Jim Watson wants cities to have more power over pot stores
Provincial rules tabled in September give cities little say on location
Cities need more control over where legal cannabis retailers can set up shop and how many can open in one neighbourhood, said Ottawa Mayor Jim Watson.
"I'm really concerned about the fact we don't have any ability to control the number or location of pot shops in Ottawa," said Watson on Sunday.
"And I think that was one of the most fundamental beliefs that most municipalities had: that they would have some local control to try to minimize the number in one particular neighhourhood."
The former Liberal government had decided that cannabis retailers would come onto the market slowly, and be run and regulated much like liquor stores are by the LCBO.
But the Progressive Conservative government, elected last June, threw out that plan for one that will give private retailers the power to sell legalized pot starting next April.
The bill does not put a cap on the number of pot stores that can open in Ontario, nor does it give cities any powers to regulate the location or density of shops.
And it now appears that the Alcohol and Gaming Commission of Ontario — the same organization that oversees liquor licences in the province — will be handling the application process for those who want to open a pot retail shop.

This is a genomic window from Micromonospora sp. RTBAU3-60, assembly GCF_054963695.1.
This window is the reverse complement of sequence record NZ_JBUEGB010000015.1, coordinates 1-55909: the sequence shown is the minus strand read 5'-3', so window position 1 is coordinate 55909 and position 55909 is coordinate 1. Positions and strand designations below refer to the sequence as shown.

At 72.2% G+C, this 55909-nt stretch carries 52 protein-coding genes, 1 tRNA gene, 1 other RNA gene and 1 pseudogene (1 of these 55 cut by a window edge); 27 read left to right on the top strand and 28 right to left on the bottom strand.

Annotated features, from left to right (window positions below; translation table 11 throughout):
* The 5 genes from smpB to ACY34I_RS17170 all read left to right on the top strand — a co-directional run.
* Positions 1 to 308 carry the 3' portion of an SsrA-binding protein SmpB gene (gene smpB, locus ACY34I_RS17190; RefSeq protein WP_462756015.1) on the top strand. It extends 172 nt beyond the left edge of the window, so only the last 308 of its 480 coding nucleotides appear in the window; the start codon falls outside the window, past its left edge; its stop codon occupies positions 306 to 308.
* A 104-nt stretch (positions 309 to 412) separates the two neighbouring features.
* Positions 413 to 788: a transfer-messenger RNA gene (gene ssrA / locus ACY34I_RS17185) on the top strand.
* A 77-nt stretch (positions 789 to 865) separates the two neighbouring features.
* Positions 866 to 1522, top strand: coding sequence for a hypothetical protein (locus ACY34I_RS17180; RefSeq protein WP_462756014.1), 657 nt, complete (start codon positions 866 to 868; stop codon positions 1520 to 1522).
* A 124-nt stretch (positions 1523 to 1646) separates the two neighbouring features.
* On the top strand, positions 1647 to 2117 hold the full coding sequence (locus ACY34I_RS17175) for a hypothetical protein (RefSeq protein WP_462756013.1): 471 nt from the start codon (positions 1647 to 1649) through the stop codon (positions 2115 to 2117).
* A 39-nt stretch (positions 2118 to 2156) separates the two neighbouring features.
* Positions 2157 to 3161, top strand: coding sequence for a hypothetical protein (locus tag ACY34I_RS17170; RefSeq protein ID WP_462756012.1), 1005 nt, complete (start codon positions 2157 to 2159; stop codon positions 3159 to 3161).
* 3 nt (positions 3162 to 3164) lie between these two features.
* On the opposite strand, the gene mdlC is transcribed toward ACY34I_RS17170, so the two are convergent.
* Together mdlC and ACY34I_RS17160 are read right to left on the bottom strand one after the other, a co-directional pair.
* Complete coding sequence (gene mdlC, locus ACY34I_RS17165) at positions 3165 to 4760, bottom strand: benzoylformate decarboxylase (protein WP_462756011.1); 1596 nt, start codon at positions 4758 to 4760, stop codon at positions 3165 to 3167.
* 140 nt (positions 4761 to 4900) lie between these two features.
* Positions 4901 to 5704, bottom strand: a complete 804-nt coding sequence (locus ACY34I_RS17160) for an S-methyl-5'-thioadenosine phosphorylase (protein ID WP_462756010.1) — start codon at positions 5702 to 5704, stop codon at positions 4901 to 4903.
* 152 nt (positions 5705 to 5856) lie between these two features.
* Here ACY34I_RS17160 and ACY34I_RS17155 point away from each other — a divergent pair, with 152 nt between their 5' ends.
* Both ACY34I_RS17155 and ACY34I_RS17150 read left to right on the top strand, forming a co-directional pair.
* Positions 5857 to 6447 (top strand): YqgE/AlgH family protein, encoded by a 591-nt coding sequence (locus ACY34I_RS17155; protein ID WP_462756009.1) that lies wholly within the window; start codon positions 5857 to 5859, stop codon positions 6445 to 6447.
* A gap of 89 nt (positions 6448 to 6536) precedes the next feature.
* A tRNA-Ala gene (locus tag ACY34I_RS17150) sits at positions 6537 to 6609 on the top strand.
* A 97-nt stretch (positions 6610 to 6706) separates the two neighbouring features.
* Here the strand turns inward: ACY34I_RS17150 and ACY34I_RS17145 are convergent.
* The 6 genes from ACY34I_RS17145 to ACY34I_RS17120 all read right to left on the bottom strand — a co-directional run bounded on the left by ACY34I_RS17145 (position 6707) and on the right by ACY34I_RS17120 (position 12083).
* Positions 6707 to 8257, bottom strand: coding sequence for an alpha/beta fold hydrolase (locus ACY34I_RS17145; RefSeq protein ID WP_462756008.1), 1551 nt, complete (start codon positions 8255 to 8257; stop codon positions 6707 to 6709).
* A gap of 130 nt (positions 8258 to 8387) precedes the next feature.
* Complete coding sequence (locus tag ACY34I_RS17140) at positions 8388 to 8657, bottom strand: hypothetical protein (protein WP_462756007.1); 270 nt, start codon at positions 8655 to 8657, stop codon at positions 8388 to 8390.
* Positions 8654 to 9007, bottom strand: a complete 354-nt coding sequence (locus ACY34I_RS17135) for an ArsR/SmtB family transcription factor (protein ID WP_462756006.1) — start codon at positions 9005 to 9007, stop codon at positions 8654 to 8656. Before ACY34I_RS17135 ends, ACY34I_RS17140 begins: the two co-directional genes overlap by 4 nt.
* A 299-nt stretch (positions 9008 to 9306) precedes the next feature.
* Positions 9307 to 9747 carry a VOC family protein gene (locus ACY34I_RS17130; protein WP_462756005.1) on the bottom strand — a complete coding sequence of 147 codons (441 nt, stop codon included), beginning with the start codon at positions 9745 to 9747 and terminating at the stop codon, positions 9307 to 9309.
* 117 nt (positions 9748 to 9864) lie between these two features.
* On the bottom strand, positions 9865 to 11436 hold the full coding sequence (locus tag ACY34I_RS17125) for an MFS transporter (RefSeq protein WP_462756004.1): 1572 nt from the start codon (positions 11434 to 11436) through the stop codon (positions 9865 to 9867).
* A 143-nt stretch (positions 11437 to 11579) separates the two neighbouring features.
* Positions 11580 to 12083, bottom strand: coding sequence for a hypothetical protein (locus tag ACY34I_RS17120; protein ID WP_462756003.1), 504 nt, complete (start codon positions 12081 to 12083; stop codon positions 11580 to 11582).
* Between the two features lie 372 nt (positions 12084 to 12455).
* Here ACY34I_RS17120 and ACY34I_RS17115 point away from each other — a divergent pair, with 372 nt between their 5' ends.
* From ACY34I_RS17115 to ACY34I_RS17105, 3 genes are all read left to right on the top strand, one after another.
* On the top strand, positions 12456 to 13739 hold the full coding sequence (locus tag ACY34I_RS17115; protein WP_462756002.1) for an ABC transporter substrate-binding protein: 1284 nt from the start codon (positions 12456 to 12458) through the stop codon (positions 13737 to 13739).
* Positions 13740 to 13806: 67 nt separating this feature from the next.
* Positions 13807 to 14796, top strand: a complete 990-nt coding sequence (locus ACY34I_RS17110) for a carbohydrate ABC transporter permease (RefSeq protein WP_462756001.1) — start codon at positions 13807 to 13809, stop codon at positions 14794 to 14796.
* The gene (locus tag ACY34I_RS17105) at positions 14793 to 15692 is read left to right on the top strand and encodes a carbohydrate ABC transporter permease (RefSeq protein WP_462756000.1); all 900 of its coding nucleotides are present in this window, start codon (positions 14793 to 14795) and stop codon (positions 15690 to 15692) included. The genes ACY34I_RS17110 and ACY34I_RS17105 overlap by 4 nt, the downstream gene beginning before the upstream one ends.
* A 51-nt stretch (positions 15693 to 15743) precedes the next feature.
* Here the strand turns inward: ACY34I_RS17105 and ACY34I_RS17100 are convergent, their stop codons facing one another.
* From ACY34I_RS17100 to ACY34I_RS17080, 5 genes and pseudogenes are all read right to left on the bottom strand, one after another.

The city will be able to write a letter arguing against an individual application.
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The ability to use zoning bylaws to limit where cannabis shops could be located was the single most important request that municipalities made to the province, including at the most recent meeting of the Association of Municipalities of Ontario in August.
The City of Ottawa does have the power to limit the density of some types of businesses, such as strip clubs and payday loans.
It wanted similar powers for cannabis retail shops.
"I don't want to have 10 pot shops on one block or in one neighbourhood," said Watson, who's running for re-election against 11 candidates.
"I think that's just too many and it doesn't add to the economic well-being of that particular street."
He said municipalities need to have some control over the locations of the shops, especially as they are "the ones who are going to get stuck enforcing the provincial and federal laws, either [through] bylaw officers or police officers."
Watson said he will be speaking with Attorney General Caroline Mulroney in the coming days to discuss his concerns.
The next council, which will be sworn in at the start of December, will have to vote on whether to opt out of cannabis retail shops by Jan. 22.